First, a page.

Bonsai, of course, is a long-term craft inaccessible to short-term visitors. But if you do intend to stay in Japan for a length of time, or can find some bonsai resources where you live, it’s a much more accessible hobby than people believe. In my hometown there was once a guy selling bonsai for hundreds of dollars. While there are bonsai in that price range, the majority of trees are much cheaper. Outside Japan you can generally get one for less than $40 USD. In Japan they are even cheaper.



via Manuel

Ikebana follows the same principles as bonsai. Both are based on the wabi sabi aesthetic, where nature and humanity are intertwined into art. Ikebana, though, goes a step further and tries to bring out features that are sometimes otherwise overlooked by viewers. The focus is not so much to make things look beautiful as to create an interaction between the work and the viewer. It’s maybe best explained in an old story about Rikkyu, an ancient tea ceremony master’s, display:

The leader of Japan, Toyotomi Hideyoshi, once expressed his desire to have a tea ceremony while overlooking Rikkyu’s famed morning glories in his garden. The master accepted, but when Hideyoshi arrived he found that all the flowers had been cut down. Instead, Rikkyu had placed a single morning glory inside his tea house. The one flower forced Hideyoshi to reflect on the singular beauty of the flower, letting him appreciate it in ways that would have been impossible had there been dozens more.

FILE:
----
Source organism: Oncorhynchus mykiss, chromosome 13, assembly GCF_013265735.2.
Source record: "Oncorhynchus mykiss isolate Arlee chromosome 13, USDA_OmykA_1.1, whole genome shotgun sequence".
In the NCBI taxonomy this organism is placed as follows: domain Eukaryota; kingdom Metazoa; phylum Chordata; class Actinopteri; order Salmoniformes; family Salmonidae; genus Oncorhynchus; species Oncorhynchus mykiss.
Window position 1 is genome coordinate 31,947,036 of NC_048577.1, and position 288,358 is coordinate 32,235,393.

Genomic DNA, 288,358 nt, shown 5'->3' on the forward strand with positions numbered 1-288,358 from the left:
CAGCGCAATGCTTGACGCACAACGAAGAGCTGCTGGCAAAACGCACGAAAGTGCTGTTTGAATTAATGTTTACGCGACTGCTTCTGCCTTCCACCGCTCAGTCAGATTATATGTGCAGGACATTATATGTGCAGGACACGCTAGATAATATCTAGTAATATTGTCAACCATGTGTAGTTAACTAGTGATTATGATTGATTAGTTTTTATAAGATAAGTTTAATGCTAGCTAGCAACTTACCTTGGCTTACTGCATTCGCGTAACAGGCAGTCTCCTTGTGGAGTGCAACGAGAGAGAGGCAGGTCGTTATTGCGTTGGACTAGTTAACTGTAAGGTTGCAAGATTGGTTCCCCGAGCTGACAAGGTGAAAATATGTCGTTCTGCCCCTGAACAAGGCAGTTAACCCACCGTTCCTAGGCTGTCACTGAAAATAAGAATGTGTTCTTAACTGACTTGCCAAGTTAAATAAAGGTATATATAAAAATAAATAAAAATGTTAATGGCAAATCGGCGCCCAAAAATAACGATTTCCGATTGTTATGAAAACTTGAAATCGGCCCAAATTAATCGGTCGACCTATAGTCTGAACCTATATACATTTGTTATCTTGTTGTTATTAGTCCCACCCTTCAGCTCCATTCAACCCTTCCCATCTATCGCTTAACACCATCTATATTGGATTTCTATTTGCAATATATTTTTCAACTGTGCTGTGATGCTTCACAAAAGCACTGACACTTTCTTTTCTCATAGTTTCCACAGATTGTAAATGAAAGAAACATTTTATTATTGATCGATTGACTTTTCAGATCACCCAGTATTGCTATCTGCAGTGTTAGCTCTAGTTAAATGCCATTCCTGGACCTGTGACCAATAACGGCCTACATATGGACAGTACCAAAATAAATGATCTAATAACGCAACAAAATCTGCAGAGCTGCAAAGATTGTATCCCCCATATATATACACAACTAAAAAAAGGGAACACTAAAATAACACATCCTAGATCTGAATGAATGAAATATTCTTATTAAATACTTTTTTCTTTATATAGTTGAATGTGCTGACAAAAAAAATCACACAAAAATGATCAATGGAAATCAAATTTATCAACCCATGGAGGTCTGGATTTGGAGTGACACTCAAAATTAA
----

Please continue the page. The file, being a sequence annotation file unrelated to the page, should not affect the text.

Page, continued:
Since Ikebana is one of the most popular art forms in Japan, classes are available everywhere. Recently, some are focusing more on the appearance of the arrangement than traditionally, so if you take a class, you may want to ask if they adhere to traditional styles.

Tsumami Kanzashi

Kanzashi are hair ornaments used by geisha. Making them is a craft stretching back to the very beginnings of Japan, though they only came into wider use during the Edo period. (Some were even used as readily-available weapons.) Geisha once used them to designate rank, but nowadays less flamboyant kanzashi are worn by anyone wanting to add some flair to their style. Their creation, tsumami kanzashi, has been designated a traditional Japanese handicraft by the Japanese government.

Becoming an officially designated master–of which there are only five living–takes 5 to 10 years. Fortunately for us, there are classes by independent kanzashi creators throughout Japan. Even if you can’t find any classes, there are plenty of books (many in English) about how to make them at home. Tsumami kanzashi has many styles, from turtleshell combs to silk flowers. The most intricate require a lot of time, effort, and materials to learn, but the majority are easily picked up by beginners.